After being passed and signed into law, mental health services on college campuses in Illinois are one step closer to being implemented thanks to the Mental Health Early Action on Campus Act. Now it’s up to Governor J.B. Pritzker to fully fund the program. This bill will accomplish a few things but first and foremost it will help connect students on college campuses with mental health services.
As graduate students studying to become counselors, we understand the importance of supporting young adult mental health. Through our internship at Young Invincibles, we’ve gotten an even better idea of the critical role that college campuses play in this effort. The implementation of this bill has the potential to save lives, improve college retention rates, and positively impact families and communities across Illinois.
According to the National Institute of Mental Health young adults aged between 18-25 years old have the highest prevalence of any mental illness (AMI) than any other age group. In addition to the prevalence of AMIs, suicide is the second leading cause of death for young adults between the ages of 10-34 years old. What happens if a young adult is struggling on campus? Where do they turn? What happens if a friend is opening up about their struggle and suicidal thoughts?
Meanwhile, 67 percent of campus counseling center directors throughout the nation report that their campus psychiatric service capacity doesn’t meet students’ demands. If this bill is implemented, how will it help our young adults in the future?
There is a huge need for more resources that are easily accessible for these different types of situations. Some of these resources include online screening tools to raise awareness, empowering students through peer-to-peer support, training campus staff on mental health, and reducing administrative policies that create undue burdens for students seeking leave for mental health conditions. These and more resources will be readily accessible for all two-year and four-year colleges throughout all of Illinois if the Mental Health Action on Campus act is fully implemented.
For students like Connor, a 24-year-old student at the College of DuPage, this is a deeply personal issue. Connor serves on the Speakers Bureau of NAMI DuPage where he shares his story with others in DuPage county who are struggling with mental health. Over the years he has struggled with ADHD, Depression, Anxiety, Bipolar Disorder, and addiction. He was diagnosed with ADHD and started having anxiety with high expectations at home around academics. To cope with his anxiety and pressures of academics he turned to amphetamines.
After graduating from high school, Connor attended Hope College in Michigan. During this time, the amphetamines were taking over and he felt like a king. Now, reflecting back on his first semester he knows that he was in a manic state. Later, Connor was diagnosed with Bipolar Disorder. He didn’t do well academically in his first year and ended up moving home. Shortly after being home the drug abuse became clear to his family. He was in and out of rehabilitation treatment centers until his parents kicked him out. During the next few years, he was crashing on couches, sleeping on benches or in his car, and trying to get through. He hit rock bottom when he was under the influence of drugs and alcohol and wanted to end it. He drove his car into a tree.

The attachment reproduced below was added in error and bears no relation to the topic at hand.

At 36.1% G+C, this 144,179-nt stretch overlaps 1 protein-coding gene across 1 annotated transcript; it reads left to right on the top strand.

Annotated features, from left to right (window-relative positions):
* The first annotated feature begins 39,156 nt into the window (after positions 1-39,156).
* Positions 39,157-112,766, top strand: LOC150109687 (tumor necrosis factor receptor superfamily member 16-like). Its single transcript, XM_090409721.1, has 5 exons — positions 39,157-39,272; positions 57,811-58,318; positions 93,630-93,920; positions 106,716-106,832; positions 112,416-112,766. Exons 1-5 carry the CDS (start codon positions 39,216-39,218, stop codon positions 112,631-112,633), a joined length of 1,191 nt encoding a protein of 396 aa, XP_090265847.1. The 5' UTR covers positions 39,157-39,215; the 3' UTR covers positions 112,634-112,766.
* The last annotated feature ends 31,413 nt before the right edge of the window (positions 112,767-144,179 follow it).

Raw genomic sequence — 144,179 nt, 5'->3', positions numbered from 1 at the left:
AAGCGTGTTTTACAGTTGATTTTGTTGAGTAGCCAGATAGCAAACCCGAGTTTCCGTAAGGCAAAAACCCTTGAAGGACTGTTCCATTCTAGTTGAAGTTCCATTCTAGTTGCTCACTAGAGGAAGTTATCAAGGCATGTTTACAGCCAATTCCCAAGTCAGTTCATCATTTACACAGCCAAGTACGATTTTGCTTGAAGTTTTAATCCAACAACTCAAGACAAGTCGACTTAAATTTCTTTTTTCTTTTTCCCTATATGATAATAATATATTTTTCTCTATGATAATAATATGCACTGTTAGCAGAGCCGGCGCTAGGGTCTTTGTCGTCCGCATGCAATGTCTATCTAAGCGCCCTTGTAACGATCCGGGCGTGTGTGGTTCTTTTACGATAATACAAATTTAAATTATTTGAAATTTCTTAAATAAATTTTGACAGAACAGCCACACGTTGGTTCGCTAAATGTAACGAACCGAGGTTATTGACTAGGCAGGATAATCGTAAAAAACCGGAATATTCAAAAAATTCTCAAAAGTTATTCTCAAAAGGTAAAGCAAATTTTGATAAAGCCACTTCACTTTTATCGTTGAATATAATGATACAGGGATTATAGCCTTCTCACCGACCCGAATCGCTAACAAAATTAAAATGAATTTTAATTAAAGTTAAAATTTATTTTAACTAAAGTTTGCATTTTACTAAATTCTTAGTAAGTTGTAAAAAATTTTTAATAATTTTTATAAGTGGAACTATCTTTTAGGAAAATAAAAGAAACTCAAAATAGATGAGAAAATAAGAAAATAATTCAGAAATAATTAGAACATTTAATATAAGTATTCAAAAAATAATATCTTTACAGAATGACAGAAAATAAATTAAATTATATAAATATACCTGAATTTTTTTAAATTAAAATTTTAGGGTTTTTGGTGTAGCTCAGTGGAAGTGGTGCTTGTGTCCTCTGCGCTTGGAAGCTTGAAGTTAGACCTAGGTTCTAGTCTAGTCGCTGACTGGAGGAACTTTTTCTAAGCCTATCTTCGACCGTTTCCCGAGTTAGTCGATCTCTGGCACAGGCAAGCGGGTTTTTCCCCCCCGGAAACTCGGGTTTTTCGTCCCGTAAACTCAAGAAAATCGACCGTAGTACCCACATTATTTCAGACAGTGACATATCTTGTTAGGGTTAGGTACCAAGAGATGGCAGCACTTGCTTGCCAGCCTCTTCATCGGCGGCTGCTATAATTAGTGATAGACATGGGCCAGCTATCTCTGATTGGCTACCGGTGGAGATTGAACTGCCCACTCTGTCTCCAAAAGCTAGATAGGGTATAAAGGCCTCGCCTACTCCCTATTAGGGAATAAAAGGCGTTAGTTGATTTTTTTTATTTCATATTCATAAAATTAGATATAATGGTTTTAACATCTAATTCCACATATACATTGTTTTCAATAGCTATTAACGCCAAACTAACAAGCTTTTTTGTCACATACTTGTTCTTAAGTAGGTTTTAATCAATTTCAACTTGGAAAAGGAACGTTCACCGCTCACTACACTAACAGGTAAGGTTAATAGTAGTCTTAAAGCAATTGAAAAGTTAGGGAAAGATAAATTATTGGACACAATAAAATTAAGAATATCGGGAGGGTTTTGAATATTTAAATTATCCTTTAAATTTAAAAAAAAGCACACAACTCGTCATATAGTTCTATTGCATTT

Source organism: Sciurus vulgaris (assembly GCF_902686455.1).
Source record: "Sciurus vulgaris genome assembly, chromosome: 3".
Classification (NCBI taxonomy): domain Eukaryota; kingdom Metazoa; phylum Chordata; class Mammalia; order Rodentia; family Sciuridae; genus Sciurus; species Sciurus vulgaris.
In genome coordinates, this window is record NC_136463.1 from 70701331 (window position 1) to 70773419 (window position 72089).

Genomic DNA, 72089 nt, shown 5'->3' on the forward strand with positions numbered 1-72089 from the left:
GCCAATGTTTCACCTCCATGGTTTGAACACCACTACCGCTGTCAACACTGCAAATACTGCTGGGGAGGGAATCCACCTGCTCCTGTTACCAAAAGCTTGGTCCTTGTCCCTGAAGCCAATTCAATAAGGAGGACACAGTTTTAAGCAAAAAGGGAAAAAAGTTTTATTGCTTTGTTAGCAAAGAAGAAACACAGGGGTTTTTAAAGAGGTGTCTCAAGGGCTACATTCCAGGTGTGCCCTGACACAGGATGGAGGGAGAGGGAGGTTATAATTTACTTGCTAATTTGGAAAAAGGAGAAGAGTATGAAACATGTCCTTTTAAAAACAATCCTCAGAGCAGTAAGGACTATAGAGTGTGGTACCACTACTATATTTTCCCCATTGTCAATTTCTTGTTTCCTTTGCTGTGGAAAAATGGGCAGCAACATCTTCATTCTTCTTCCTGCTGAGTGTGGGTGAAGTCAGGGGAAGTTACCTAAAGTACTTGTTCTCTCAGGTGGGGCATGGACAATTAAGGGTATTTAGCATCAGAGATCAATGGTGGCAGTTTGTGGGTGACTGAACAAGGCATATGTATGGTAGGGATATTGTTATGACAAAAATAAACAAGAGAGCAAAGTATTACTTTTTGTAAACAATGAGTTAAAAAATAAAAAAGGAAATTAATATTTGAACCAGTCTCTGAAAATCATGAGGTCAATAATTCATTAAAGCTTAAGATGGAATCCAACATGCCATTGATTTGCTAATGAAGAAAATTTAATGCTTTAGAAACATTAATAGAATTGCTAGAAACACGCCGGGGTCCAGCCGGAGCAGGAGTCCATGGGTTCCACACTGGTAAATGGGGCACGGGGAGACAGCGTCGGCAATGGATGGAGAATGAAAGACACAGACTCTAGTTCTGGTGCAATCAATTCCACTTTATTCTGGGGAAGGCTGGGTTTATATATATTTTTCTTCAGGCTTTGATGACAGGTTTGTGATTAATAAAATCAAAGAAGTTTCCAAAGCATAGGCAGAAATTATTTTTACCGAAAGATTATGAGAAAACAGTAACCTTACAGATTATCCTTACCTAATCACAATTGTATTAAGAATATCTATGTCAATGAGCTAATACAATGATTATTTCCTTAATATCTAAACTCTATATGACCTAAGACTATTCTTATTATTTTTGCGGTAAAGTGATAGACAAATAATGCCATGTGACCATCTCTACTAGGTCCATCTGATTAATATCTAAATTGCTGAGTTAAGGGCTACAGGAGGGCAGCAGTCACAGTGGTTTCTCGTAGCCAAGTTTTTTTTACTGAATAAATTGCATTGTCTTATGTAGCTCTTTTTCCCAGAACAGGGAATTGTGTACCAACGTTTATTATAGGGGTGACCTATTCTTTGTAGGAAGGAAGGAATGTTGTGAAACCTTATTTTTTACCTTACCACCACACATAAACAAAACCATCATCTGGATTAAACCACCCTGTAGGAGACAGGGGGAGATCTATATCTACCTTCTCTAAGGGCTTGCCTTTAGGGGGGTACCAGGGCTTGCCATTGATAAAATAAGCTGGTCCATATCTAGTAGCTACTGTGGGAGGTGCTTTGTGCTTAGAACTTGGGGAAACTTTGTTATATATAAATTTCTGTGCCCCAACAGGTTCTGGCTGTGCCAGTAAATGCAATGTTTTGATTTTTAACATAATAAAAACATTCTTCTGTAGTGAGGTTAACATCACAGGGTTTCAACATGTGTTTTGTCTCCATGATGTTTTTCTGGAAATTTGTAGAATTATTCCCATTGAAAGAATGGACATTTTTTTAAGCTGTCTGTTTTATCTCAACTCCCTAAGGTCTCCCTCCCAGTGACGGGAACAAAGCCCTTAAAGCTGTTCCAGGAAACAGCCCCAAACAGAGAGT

When he woke up, he was in his home and realized he needed help. He went to an intensive inpatient center where he was only allowed one 10 minute phone call per week. He was able to find the structure he needed that he still upholds to this day. He continues to meet with a therapist once a week along with attending a support group for substance abuse.
Connor feels there were two big issues: acceptance of what he was dealing with and not having the education or support of the people around him. If some of his friends, family, or staff at the university were trained in what to look for, what would Connor’s first year of college look like? If there was a way for a mental health conversation to get started, would he have felt more comfortable talking to someone within that first year? His answer: it would have made a difference. This is what the Mental Health Early Action on Campus Act is trying to do; make a difference by starting the conversation or having people see signs and ask if the person is okay.
Connor is now an honor roll student at the College of DuPage who loves speaking about his mental health journey and wants to help others be able to openly discuss mental health concerns without being scared of the stigma. Campuses need additional resources and guidance on how to address this growing problem with young adults. The Mental Health Early Action on Campus Act provides a framework and a first step in investing in young adults’ mental health. Fully funding this bill would change the lives of college students like Connor.
Both Jordyn Klingbeil and Shannon Spethman are currently students at Adler University working towards obtaining a Master’s of Couple and Family Therapy. They are currently interning at Young Invincibles to gain more knowledge about how to create space for young people within the government and implement the change they wish to see.